moxieme5 years ago
Thanks for the great instructions! I've been looking at other oshinko recipes and they add ingredients I knew my mother never used. I'm on day 2 on fermentation. I just used cabbage and carrots, but mine is too salty...can I rinse it?
megmaine (author)  moxieme5 years ago
You are welcome! _ I tried to keep it basic.

As for rinsing when it tastes too salty? You can, but be aware that that may cause it to take longer to ferment properly since you will be washing out much of the active organisms... it might set it back a bit, and if you remove that plus a little too much of the salt, it could just plain spoil. It is something to experiment with.

If it is not too salty to ferment, you could also try rinsing each portion briefly before using, or else adding a small amount of water to your container, to let the salt level soak out a bit, while the juices continue to sour, so you won't lost the flavor. then you can use the extra juice in soups or whatnot.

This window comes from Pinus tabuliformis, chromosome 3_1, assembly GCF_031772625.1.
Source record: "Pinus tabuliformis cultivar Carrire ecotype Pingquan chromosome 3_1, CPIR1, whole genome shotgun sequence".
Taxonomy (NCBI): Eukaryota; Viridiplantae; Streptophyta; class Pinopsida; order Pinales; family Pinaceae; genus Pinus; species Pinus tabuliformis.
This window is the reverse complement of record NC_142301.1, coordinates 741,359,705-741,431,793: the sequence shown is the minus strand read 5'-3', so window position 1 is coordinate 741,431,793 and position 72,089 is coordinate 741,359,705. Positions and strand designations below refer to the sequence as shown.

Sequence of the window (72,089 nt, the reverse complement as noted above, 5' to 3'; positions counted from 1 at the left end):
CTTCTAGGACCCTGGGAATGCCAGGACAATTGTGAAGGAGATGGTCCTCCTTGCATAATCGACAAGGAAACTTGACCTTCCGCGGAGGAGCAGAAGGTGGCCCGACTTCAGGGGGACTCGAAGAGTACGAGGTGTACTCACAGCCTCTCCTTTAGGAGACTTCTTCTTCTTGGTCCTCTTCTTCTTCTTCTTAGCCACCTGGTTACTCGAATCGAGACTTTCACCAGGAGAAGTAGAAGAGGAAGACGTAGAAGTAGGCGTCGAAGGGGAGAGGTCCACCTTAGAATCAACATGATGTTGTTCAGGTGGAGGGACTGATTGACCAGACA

The best part of home crafted fermentation is that you can play with it, see what happens, and seek your own taste of perfection.

You'll have to taste each batch to see if it's "too" salty.

If you find that it is, just rinse out the portion you plan to eat.

When I rinse mine, I leave it in a strainer to stand for about a half hour to let it drain and dry out a bit before serving.

Typically, I use about 1/4 cup of regular pickling salt to 2 quarts of dry chopped veggies.
miss_eriko5 years ago